My secret love – supermarket plastic bags

Richard Meadows - Plastic Bags

When you stop and think about it, the humble plastic bag is a remarkable triumph of technology.

It costs a couple of cents to make, holds a thousand times its own weight, is waterproof, surprisingly durable, and 100 per cent recyclable.

After carrying your groceries home, it might hold

  • feijoas off the tree,
  • your togs and towel,
  • dirty rugby boots, and,
  • then end its life as a bin liner.

Having grown up with a ready supply of these miraculous freebies, I have mixed feelings about their imminent demise.

Even if the Government doesn’t follow through on its proposed ban, the supermarkets will phase them out by the end of this year.

The big question is what will replace them

It’s counter-intuitive, but plastic bags are far more energy efficient than any of the other options.

Paper’s out – it causes seven times more global warming than a plastic bag reused as a bin liner.

A cotton bag would have to be used 327 times to break even with plastic, and trendy “organic” cloth bags are hopelessly inefficient.

If you’re a twice-weekly shopper, you’d have to remember to bring your reusable bag on every single trip for three years straight.

If you slip up a single time and buy a new one, or break or throw one away, you’re doing more harm than good.

New World gave away 2 million reusable bags over summer.

In the post-plastic era, these sort of cheap freebies will be the new normal, treated with the same casual disdain, and binned or lost long before the break-even point.

Since cloth harbours nasty gremlins such as e coli, it’ll need to be washed with hot water and detergent, which blows out the environmental cost even more. In practice, most people will just toss them out when they get a bit manky-looking.

Sales of bin liners to increase

The supermarket chains can’t believe their luck.

The overseas experience suggests they’re about to receive a massive boost in the sale of bin liners, which they essentially gave away for free all these years, and come out of the whole thing looking like heroes, despite potentially making global warming worse.

Of course, carbon emissions aren’t the only concern. Plastic takes ages to degrade compared to natural materials, and wreaks havoc on wildlife when it ends up in the sea.

Littering is the issue

While this is terrible, “single use” plastic bags only represent 0.2 per cent of the waste that goes to landfill.

Packaging material – like the trays and shrink-wrap and packets that we put in the bag – are 300 times worse.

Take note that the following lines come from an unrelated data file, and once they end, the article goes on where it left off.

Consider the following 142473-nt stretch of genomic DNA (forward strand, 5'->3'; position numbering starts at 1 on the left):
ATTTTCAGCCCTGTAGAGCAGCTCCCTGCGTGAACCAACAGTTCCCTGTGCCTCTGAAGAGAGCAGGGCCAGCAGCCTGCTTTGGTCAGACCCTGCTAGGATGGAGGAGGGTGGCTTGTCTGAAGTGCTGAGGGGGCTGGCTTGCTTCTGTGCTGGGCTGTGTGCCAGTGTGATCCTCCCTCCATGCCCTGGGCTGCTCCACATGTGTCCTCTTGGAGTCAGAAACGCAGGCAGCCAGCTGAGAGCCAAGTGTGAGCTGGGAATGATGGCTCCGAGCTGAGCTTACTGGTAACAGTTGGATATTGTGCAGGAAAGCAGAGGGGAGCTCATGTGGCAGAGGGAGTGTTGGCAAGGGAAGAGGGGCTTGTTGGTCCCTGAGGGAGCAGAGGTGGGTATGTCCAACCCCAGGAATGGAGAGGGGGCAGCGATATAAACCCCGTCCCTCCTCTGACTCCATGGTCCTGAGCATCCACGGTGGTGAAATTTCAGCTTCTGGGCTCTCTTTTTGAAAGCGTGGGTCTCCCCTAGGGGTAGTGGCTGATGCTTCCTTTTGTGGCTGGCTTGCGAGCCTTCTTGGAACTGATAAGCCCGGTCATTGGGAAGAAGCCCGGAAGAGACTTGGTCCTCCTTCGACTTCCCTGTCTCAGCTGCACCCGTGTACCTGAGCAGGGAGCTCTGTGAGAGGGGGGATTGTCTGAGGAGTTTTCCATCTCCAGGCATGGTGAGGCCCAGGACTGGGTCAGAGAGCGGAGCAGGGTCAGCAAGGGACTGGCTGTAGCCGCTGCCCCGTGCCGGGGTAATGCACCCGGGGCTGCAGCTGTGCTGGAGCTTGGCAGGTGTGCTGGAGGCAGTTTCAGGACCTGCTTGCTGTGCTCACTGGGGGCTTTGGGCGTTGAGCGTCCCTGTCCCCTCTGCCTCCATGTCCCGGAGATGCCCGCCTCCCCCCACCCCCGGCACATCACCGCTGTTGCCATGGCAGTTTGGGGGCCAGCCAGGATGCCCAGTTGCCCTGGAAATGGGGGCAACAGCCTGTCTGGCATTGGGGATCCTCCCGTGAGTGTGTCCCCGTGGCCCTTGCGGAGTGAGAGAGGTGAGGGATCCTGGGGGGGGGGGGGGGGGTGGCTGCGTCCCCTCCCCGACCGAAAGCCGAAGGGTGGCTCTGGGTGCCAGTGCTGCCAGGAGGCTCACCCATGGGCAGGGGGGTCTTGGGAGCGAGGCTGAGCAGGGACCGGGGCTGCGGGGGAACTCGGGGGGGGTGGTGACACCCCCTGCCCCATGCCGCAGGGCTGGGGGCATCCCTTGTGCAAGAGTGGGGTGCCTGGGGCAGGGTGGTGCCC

Since plastic bags are fully recyclable these days, what we really have is an issue with littering.

If you reuse and dispose of them correctly, there’s no worries.

So why have plastic bags been singled out as the devil incarnate, despite being a minuscule part of the problem? “Ban the bag” campaigners say it’s low-hanging fruit that gives us an easy win.

The more cynical explanation is that it lets us feel the righteous pride of doing our bit, without having to make any real sacrifices.

There’s a flaw in our psychology called “moral licensing”, which makes us less inclined to behave virtuously after we’ve already done some token good deed.

This is how someone can pilot a two-tonne SUV from their massive home filled with stuff, emerge from the supermarket with an eco-bag full of packaging, shrink-wrapped slabs of miserable animal flesh, and plastic junk “collectables”, and still see themselves as someone who cares about the environment.

After all, they’ve done their bit.

The truth is that eating one less meat dish a week would make vastly more of a difference.

  • So would biking or walking to the supermarket.
  • So would stepping off the hamster wheel of consumerism.
  • So would donating money to offset carbon emissions, or to cleaning up the ocean.

These are the hard things, and no-one wants to do them.

Banning plastic bags is fiddling while Rome burns.

It’s not important to make a difference, as long as you look like you’re making a difference; preferably with a limited edition hemp tote that has a cute picture of a seal on it and only cost $2.

Giving the remarkable plastic bag the respect it deserves is as simple as reducing, reusing, and being a tidy Kiwi.

If you want to be truly virtuous, a meaningful lifestyle change is required.

  • Richard Meadows is a journalist and the author of “Budget Buster”. After saving $100,000 by age 25, he quit his full time job, sold everything he owned and moved to Asia to live out of a backpack. Deep Dish is where he documents his experiments in frugality, simple living and minimalism.
  • Image: The Deep Dish

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